After years of debate and controversy, the underwater sewage pipeline fiasco is coming to an end.
Workers will be laying the last of several hundred concrete mattresses over the exposed portion of the line. Both the county and local residents are ready to move on.
Crews have about 10 more days of work, lowering 400 of the granite filled vinyl mattresses on top of the unprotected sewage pipeline.
The pipeline carries raw sewage to the treatment plant in Tyndall. The plans called for the pipeline to be buried four feet underneath the bottom of the bay, but when crews originally installed the pipe in the late ‘90s, a rocky bay bottom and strong currents forced them to leave about 1,500 feet of the line unprotected.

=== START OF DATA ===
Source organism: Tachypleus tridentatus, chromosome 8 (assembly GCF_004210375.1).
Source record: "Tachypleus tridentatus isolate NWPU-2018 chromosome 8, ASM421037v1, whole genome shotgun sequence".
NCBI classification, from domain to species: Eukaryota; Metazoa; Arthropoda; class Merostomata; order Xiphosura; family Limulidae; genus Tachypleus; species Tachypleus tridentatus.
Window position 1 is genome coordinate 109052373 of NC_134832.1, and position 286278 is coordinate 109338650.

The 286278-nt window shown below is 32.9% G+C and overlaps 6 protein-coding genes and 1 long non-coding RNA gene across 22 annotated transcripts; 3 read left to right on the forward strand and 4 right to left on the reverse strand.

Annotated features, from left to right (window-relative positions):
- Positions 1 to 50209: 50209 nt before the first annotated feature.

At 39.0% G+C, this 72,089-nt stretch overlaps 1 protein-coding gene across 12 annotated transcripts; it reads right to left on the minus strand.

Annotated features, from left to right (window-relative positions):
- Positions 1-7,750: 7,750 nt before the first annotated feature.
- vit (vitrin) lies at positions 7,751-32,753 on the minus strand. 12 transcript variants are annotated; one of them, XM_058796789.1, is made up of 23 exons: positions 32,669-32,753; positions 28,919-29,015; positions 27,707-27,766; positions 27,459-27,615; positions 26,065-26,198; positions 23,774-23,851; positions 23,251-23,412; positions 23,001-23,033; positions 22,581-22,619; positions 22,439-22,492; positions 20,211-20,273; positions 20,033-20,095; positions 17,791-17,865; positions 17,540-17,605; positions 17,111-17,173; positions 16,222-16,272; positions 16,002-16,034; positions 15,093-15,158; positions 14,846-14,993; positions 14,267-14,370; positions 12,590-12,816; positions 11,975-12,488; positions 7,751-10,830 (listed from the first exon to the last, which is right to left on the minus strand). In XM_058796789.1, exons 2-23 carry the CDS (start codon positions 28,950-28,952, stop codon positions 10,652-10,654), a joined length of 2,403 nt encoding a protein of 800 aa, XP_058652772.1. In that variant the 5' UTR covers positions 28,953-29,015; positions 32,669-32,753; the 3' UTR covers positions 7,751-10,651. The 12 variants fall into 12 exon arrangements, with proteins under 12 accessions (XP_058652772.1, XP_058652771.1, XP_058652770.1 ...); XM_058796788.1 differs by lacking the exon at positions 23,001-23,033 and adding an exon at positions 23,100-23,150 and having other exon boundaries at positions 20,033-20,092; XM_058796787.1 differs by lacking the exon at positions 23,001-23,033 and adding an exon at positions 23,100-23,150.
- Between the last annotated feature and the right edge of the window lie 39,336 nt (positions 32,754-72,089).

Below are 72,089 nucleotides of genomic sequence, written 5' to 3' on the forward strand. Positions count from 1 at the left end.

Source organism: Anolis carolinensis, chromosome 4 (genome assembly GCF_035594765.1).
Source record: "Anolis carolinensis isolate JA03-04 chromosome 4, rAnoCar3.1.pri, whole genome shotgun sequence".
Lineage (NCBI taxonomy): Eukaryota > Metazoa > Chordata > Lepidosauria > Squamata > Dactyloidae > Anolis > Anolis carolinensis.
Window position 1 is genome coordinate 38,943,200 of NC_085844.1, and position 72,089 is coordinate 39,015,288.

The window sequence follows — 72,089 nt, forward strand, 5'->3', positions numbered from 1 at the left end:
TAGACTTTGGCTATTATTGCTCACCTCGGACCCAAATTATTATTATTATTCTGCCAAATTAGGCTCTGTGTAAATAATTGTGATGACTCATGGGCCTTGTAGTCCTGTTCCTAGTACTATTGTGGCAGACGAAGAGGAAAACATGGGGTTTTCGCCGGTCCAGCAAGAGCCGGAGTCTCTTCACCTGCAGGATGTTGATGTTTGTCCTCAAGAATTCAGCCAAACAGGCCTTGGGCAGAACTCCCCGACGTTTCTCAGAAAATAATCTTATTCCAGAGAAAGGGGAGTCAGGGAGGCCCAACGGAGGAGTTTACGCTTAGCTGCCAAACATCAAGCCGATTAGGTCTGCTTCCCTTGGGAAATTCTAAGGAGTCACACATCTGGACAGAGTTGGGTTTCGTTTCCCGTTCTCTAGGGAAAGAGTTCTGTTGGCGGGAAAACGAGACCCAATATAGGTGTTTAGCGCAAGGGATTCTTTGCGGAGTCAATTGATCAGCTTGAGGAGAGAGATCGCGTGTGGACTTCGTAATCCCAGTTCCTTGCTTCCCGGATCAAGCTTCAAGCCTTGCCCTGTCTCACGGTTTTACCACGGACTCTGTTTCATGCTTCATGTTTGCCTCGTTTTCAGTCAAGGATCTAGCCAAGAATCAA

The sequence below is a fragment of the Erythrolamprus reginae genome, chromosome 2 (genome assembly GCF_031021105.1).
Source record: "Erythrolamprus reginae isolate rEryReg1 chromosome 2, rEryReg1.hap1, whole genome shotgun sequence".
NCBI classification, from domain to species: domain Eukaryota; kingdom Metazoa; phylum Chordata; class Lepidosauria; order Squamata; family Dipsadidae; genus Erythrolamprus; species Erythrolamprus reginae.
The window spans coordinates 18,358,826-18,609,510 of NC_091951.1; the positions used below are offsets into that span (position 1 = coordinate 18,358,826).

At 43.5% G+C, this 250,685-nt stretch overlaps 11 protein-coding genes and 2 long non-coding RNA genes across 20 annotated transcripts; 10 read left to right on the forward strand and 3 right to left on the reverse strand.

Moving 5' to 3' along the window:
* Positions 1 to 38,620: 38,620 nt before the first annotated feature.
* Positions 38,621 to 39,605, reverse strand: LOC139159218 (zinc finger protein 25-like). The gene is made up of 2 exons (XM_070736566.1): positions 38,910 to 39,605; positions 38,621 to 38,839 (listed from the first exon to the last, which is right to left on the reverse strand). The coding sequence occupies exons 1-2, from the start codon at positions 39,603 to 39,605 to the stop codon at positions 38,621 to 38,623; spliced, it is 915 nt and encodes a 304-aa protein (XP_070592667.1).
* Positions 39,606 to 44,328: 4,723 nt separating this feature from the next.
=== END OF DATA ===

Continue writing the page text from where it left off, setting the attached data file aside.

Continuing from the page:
The dispute between the county and the builder wound up in front of a grand jury. County officials negotiated with environmental agencies for years before agreeing on the mattress plan.
After seven years and a lot of controversy with the bay county commission, it appears as though this issue is finally coming to an end.
The project to cover the unprotected pipeline with the mattresses costs the county about $1.3 million, but the commission says that's a small price to pay to protect the bay.
The county will continue to monitor the pipeline and make sure there are no more threats to the environment